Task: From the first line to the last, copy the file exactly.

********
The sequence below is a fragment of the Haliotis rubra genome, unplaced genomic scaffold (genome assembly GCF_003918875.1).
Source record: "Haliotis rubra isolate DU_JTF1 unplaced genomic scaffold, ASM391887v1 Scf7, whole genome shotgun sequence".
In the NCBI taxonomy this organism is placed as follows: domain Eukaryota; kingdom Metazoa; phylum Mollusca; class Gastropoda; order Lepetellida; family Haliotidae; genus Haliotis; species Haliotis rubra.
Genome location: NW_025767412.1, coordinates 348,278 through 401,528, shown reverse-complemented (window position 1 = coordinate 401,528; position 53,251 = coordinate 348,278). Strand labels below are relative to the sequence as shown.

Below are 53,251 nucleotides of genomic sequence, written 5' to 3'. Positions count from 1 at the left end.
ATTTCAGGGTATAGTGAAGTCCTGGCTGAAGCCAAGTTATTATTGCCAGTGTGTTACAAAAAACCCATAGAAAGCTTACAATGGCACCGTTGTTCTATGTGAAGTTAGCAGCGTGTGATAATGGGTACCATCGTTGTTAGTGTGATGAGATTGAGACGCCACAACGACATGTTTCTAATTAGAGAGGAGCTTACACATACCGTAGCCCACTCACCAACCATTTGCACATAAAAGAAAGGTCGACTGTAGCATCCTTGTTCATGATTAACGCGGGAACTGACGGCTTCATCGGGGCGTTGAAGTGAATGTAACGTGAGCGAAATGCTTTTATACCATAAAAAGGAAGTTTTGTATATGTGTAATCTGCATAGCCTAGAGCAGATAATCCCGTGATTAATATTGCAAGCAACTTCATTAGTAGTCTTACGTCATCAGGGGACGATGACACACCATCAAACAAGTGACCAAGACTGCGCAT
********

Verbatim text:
The sequence below is a fragment of the Haliotis rubra genome, unplaced genomic scaffold (genome assembly GCF_003918875.1).
Source record: "Haliotis rubra isolate DU_JTF1 unplaced genomic scaffold, ASM391887v1 Scf7, whole genome shotgun sequence".
In the NCBI taxonomy this organism is placed as follows: domain Eukaryota; kingdom Metazoa; phylum Mollusca; class Gastropoda; order Lepetellida; family Haliotidae; genus Haliotis; species Haliotis rubra.
Genome location: NW_025767412.1, coordinates 348,278 through 401,528, shown reverse-complemented (window position 1 = coordinate 401,528; position 53,251 = coordinate 348,278). Strand labels below are relative to the sequence as shown.

Below are 53,251 nucleotides of genomic sequence, written 5' to 3'. Positions count from 1 at the left end.
ATTTCAGGGTATAGTGAAGTCCTGGCTGAAGCCAAGTTATTATTGCCAGTGTGTTACAAAAAACCCATAGAAAGCTTACAATGGCACCGTTGTTCTATGTGAAGTTAGCAGCGTGTGATAATGGGTACCATCGTTGTTAGTGTGATGAGATTGAGACGCCACAACGACATGTTTCTAATTAGAGAGGAGCTTACACATACCGTAGCCCACTCACCAACCATTTGCACATAAAAGAAAGGTCGACTGTAGCATCCTTGTTCATGATTAACGCGGGAACTGACGGCTTCATCGGGGCGTTGAAGTGAATGTAACGTGAGCGAAATGCTTTTATACCATAAAAAGGAAGTTTTGTATATGTGTAATCTGCATAGCCTAGAGCAGATAATCCCGTGATTAATATTGCAAGCAACTTCATTAGTAGTCTTACGTCATCAGGGGACGATGACACACCATCAAACAAGTGACCAAGACTGCGCAT